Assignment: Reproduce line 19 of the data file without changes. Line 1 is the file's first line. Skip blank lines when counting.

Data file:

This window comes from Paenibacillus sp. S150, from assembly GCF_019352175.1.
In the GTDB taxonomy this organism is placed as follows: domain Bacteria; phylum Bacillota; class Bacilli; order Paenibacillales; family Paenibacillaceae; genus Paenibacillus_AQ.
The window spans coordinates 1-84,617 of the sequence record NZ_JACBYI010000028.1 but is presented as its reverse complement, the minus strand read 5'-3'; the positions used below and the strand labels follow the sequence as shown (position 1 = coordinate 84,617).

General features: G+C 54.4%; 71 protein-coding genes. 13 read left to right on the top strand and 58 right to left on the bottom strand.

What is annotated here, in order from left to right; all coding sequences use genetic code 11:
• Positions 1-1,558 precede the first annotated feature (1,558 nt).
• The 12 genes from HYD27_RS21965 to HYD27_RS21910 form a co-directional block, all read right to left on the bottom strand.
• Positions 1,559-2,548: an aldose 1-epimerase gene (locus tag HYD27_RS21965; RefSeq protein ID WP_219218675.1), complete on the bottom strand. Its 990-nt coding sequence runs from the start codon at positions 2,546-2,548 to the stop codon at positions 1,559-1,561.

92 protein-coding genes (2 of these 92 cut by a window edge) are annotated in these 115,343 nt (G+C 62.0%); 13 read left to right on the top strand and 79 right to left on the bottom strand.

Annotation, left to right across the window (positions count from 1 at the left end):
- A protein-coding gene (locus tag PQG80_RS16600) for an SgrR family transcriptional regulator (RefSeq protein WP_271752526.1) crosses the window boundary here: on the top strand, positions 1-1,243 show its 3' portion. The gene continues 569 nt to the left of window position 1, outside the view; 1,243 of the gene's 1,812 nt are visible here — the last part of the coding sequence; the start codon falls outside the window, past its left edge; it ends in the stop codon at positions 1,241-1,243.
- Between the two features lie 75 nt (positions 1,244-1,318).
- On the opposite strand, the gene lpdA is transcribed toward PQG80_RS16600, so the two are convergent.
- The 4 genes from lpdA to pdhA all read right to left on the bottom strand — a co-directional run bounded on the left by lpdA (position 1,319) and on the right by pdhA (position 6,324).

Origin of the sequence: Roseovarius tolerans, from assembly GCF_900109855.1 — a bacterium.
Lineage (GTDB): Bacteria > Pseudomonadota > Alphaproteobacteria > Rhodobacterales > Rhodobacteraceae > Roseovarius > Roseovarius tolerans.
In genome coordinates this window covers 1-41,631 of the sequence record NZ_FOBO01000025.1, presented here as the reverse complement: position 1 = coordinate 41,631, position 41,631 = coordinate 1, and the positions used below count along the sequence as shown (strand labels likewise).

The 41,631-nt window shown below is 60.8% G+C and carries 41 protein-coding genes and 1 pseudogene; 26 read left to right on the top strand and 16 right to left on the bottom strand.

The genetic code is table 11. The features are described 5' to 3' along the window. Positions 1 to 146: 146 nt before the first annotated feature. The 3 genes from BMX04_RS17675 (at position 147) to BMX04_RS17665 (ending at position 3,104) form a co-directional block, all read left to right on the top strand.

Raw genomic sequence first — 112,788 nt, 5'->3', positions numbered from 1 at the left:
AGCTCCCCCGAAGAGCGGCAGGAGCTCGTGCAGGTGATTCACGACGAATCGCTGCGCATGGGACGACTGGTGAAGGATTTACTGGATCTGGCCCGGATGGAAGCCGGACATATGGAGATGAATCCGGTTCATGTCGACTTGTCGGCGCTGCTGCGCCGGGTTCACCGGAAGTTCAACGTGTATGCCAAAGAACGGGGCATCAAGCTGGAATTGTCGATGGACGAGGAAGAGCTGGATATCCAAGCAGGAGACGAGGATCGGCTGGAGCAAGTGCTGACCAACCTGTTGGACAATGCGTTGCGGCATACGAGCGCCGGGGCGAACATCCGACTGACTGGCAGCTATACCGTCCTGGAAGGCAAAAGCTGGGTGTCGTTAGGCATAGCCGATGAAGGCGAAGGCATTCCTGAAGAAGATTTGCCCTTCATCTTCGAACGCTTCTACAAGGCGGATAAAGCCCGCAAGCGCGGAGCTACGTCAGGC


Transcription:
The genetic code is table 11. The features are described 5' to 3' along the window. Positions 1 to 146: 146 nt before the first annotated feature. The 3 genes from BMX04_RS17675 (at position 147) to BMX04_RS17665 (ending at position 3,104) form a co-directional block, all read left to right on the top strand.